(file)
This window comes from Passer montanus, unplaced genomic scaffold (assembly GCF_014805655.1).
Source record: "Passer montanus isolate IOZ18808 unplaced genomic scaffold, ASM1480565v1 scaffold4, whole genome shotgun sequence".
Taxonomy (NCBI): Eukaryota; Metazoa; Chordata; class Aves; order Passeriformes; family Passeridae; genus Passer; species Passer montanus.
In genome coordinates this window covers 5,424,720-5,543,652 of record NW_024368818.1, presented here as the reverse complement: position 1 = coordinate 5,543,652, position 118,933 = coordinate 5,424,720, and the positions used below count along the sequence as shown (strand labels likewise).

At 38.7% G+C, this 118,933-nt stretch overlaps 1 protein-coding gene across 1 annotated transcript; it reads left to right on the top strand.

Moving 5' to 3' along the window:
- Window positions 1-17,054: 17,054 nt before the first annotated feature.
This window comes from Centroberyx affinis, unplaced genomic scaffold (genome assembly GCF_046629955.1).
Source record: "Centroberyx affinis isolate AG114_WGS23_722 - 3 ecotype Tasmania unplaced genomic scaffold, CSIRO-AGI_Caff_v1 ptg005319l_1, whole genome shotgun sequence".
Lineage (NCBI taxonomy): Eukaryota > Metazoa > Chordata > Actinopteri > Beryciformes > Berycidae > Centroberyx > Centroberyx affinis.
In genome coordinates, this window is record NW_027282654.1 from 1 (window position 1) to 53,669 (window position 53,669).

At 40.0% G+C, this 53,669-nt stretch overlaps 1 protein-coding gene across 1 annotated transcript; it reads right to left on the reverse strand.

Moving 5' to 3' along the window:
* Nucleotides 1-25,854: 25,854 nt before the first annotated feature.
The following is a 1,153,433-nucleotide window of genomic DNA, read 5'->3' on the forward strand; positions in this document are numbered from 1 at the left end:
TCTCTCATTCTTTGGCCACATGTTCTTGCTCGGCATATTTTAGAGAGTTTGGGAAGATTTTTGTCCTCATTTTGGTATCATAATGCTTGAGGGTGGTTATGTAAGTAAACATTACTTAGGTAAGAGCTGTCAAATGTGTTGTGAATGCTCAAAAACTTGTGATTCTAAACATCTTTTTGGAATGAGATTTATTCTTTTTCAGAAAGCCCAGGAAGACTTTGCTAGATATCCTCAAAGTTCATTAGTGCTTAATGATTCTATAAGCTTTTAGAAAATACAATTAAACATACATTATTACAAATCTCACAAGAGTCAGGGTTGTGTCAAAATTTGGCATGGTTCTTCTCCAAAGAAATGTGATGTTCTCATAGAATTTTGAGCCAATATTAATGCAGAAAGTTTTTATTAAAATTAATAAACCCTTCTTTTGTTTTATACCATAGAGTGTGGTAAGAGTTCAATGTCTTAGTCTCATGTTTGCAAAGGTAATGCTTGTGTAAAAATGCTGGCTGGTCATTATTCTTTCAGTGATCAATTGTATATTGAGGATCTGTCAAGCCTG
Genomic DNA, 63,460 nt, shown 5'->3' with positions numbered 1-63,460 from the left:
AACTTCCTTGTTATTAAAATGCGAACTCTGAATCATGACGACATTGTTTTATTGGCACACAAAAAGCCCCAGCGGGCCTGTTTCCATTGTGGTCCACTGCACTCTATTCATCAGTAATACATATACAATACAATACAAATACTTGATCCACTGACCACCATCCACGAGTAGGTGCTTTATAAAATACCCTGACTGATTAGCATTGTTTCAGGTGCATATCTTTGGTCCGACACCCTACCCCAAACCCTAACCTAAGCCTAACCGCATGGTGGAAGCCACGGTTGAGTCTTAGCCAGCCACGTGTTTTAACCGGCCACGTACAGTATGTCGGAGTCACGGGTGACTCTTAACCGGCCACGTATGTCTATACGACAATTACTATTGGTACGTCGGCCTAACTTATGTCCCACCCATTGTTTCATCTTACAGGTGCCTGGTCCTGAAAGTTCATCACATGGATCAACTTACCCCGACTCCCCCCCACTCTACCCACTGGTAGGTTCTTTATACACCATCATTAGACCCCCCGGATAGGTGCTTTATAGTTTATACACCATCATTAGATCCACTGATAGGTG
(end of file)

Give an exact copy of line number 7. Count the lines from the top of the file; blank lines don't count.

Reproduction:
- Window positions 1-17,054: 17,054 nt before the first annotated feature.